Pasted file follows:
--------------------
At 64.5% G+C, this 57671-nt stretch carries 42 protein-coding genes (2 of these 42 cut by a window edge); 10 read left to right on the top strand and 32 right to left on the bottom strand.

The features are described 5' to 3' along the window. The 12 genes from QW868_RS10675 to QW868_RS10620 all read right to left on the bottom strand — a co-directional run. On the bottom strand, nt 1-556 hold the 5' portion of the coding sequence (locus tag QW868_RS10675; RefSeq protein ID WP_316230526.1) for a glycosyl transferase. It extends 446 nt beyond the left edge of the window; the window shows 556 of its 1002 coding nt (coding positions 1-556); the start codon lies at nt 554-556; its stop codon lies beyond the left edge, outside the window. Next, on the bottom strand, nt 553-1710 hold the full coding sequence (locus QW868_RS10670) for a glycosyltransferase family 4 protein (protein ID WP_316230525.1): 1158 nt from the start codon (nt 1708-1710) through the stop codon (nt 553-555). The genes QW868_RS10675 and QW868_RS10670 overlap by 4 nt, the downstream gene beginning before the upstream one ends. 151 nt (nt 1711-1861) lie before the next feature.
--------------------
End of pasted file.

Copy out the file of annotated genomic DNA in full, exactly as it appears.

At 64.5% G+C, this 57671-nt stretch carries 42 protein-coding genes (2 of these 42 cut by a window edge); 10 read left to right on the top strand and 32 right to left on the bottom strand.

The features are described 5' to 3' along the window. The 12 genes from QW868_RS10675 to QW868_RS10620 all read right to left on the bottom strand — a co-directional run. On the bottom strand, nt 1-556 hold the 5' portion of the coding sequence (locus tag QW868_RS10675; RefSeq protein ID WP_316230526.1) for a glycosyl transferase. It extends 446 nt beyond the left edge of the window; the window shows 556 of its 1002 coding nt (coding positions 1-556); the start codon lies at nt 554-556; its stop codon lies beyond the left edge, outside the window. Next, on the bottom strand, nt 553-1710 hold the full coding sequence (locus QW868_RS10670) for a glycosyltransferase family 4 protein (protein ID WP_316230525.1): 1158 nt from the start codon (nt 1708-1710) through the stop codon (nt 553-555). The genes QW868_RS10675 and QW868_RS10670 overlap by 4 nt, the downstream gene beginning before the upstream one ends. 151 nt (nt 1711-1861) lie before the next feature.